Music can lead to feelings of pleasure or displeasure, can change thought processes, and can cause changes in behavior.[1] This psychological effect can be seen by physical changes in hormone levels. For example, a 2012 study showed that participants who listened to music they deemed “pleasing” had higher levels of serotonin, known as the “feel-good” hormone.[9] Although difficult to prove the effects, this study suggests that the pleasurable experience of listening to a song can result in an increase in serotonin levels, which can put you in a better mood for your workout.

Overall Conclusions

Choosing music that you enjoy and that fits your exercise routine can help you get more out of your exercise experience. Since everyone has a different ideal workout pace and intensity, determining exactly what tempo works for you may be a trial-and-error process.

With music or without, exercise is very important to overall health. See more on how to maximize your health here.

All articles on our website have been approved by Dr. Diana Zuckerman and other senior staff. 

  1. Karageorghis, C.I., Priest, D.L., Williams, L.S., Hirani, R.M., Lannon, K.M., & Bates, B.J. (2010). Ergogenic and psychological effects of synchronous music during circuit-type exercise. Psychology of Sport and Exercise, 11(6), 551-559.
  2. Karageorghis, C.I., & Priest, D.L. (2012). Music in the Exercise Domain: A Review and Synthesis (part II). International Review of Sport and Exercise Psychology, 5(1), 67-84.
  3. Judy Edworthy & Hannah Waring (2006) The effects of music tempo and loudness level on treadmill exercise, Ergonomics, 49:15, 1597-1610, DOI:10.1080/00140130600899104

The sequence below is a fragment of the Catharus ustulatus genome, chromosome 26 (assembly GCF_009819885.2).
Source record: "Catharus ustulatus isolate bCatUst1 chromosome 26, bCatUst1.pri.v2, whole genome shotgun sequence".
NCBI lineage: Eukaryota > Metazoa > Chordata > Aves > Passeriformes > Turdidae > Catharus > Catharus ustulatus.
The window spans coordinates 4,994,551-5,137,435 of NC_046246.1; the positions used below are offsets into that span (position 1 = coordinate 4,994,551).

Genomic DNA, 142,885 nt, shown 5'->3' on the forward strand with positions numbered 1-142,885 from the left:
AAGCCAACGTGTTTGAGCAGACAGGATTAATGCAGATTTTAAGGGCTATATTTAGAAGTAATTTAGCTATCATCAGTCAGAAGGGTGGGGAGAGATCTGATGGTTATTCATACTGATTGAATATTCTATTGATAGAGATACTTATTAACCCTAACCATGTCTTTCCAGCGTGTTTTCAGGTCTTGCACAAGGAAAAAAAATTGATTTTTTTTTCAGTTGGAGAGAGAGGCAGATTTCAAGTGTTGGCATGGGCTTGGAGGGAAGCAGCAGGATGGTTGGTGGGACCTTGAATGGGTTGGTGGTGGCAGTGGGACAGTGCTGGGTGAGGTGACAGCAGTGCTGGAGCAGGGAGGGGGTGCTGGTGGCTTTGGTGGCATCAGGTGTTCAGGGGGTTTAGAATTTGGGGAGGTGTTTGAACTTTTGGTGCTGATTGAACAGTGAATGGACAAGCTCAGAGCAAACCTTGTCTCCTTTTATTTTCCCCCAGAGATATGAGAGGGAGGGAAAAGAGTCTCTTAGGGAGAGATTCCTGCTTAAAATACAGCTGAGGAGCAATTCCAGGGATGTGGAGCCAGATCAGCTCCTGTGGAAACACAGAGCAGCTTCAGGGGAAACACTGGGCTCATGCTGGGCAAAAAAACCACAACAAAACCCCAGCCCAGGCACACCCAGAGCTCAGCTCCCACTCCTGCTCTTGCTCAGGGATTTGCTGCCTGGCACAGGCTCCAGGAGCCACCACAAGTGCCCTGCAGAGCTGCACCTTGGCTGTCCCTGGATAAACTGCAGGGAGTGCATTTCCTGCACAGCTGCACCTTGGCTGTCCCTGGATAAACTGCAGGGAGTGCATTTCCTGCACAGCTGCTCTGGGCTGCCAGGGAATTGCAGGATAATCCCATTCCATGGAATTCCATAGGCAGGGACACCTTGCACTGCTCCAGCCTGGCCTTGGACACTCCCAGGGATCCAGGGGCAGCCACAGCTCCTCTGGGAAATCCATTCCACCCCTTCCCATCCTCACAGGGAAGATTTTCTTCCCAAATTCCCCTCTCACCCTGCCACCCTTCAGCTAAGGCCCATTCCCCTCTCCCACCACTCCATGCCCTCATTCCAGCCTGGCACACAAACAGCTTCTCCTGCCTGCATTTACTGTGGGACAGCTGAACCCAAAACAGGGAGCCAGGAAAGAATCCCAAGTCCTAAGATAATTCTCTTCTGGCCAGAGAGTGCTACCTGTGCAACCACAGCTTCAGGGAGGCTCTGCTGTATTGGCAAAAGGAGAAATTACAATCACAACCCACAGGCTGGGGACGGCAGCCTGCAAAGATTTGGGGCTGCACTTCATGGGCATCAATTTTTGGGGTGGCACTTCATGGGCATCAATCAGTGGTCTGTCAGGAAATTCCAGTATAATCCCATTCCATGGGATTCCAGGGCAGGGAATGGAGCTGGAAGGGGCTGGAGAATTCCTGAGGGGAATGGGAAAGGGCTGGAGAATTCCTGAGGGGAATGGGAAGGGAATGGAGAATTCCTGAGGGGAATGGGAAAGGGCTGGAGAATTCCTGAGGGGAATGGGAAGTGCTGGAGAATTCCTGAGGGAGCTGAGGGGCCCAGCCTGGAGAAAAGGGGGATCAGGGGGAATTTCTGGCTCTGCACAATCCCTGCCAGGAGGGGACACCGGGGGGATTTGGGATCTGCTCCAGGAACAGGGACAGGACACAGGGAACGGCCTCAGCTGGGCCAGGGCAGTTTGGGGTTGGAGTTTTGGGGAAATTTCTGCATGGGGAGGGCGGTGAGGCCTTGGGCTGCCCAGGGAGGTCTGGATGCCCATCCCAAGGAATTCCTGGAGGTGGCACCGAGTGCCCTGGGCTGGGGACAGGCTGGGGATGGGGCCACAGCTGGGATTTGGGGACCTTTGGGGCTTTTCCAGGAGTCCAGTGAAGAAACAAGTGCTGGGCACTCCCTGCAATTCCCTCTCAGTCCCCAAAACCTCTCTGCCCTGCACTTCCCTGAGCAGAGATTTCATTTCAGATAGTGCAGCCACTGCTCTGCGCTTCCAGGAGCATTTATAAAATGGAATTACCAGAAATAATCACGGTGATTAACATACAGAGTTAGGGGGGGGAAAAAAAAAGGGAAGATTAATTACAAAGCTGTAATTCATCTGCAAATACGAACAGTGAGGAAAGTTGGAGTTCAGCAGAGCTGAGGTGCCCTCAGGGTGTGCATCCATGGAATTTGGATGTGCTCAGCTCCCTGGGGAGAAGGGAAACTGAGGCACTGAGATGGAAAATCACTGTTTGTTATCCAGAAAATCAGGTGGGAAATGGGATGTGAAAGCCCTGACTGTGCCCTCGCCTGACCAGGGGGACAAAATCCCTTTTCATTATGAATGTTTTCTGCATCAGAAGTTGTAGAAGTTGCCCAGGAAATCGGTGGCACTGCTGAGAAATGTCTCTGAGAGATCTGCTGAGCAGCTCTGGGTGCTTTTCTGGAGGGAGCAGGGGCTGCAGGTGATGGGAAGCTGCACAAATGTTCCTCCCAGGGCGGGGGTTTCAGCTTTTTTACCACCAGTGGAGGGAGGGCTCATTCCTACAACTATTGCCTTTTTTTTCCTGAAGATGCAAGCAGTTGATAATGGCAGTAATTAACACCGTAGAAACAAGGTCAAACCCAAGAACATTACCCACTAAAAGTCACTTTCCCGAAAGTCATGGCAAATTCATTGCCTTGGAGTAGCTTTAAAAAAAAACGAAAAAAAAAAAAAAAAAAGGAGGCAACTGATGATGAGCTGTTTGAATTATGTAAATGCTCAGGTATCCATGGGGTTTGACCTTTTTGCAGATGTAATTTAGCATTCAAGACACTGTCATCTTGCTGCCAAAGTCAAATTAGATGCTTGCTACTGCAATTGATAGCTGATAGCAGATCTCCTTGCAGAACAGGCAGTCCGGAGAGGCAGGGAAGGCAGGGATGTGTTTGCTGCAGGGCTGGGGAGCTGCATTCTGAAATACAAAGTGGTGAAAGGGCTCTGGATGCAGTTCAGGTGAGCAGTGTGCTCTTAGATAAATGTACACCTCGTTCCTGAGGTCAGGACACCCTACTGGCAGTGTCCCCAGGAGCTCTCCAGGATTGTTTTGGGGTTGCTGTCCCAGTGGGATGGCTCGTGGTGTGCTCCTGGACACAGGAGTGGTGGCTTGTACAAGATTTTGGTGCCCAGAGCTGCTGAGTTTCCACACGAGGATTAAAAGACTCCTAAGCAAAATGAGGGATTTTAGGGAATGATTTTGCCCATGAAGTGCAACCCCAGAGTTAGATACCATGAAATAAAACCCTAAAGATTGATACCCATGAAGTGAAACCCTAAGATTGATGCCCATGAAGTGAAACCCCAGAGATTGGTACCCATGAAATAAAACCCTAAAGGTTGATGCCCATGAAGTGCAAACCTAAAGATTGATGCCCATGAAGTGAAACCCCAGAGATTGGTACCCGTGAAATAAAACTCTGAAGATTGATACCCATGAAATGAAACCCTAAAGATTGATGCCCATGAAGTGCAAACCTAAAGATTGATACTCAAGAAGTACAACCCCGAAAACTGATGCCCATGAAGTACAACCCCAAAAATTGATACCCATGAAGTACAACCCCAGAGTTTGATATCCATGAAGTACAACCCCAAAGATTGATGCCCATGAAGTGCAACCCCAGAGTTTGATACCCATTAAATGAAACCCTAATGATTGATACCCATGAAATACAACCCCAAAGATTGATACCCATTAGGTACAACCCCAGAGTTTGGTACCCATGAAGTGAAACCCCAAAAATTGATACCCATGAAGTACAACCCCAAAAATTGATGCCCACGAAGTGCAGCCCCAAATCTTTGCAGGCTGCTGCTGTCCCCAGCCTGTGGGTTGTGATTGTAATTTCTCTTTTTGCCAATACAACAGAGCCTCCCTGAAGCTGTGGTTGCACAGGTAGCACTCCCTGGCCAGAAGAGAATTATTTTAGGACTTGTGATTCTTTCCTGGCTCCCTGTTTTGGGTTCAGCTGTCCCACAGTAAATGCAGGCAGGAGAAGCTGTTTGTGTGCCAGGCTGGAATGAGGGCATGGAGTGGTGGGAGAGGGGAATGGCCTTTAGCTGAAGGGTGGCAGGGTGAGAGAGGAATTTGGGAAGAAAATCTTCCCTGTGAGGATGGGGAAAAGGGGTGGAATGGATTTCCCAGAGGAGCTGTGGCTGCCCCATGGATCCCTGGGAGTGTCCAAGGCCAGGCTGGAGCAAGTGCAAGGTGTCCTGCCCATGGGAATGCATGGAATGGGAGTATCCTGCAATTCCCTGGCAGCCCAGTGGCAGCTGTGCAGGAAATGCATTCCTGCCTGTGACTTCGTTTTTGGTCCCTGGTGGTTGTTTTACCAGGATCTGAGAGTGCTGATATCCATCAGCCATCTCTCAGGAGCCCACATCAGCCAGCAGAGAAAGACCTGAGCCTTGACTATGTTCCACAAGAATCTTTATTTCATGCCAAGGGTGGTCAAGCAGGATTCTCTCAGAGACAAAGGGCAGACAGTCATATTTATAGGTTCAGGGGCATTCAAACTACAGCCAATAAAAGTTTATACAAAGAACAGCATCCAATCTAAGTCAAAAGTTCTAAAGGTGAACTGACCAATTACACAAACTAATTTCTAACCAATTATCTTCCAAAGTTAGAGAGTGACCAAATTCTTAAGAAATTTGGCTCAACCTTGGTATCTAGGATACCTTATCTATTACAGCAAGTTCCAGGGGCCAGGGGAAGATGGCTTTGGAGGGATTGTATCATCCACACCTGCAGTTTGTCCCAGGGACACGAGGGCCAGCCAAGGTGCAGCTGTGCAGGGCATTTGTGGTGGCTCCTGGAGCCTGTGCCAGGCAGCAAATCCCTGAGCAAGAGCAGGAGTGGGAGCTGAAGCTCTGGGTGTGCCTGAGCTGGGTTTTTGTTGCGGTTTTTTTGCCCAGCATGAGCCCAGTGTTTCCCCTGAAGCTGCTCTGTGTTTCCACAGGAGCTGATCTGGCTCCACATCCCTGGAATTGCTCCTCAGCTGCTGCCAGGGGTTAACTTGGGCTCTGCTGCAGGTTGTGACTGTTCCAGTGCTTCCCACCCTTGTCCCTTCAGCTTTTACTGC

4. Hodges, D.A. (2009) Bodily Responses to Music. In S. Hallam, I. Cross and M. Thaut (Eds.) The Oxford Handbook of Music Psychology, (pp. 121-130). New York: Oxford University Press. Tenenbaum G. A social-cognitive perspective of perceived exertion and exertion tolerance. In: Singer R.N., editor; Hausenblas H.A., Janelle C., editors.Handbook of sport psychology. New York: Wiley; 2001. pp. 810–822.
  5. Karageorghis, C. I., Jones, L., Priest, D. L., Akers, R. I., Clarke, A., Perry, J. M., et al.(2011). Revisiting the exercise heart rate-music tempo preference relationship. Research Quarterly for Exercise and Sport, 82, 274-284.
  6. Karageorghis, C. & Jones, L. (2014). On the stability and relevance of the exercise heart rate-music-tempo preference relationship. Psychology of Sport and Exercise, 15(3), 299-310.
  7. Karageorghis, C.I., Priest, D.L., Williams, L.S., Hirani, R.M., Lannon, K.M., & Bates, B.J. (2010). Ergogenic and psychological effects of synchronous music during circuit-type exercise. Psychology of Sport and Exercise, 11(6), 551-559.
  8. North, A. & Hargreaves, D. (2008). Music and Physical Health, In The Social and Applied Psychology of Music, pp. 301-311. Oxford: Oxford University Press.
  9. Altenmüller, E., & Schlaug, G. (2012). Music, brain, and health: Exploring biological foundations of music’s health effects. In R. A. R. MacDonald, G. Kreutz, & L. Mitchell (Eds.), Music, health, and wellbeing, 12-24. New York: Oxford University Press.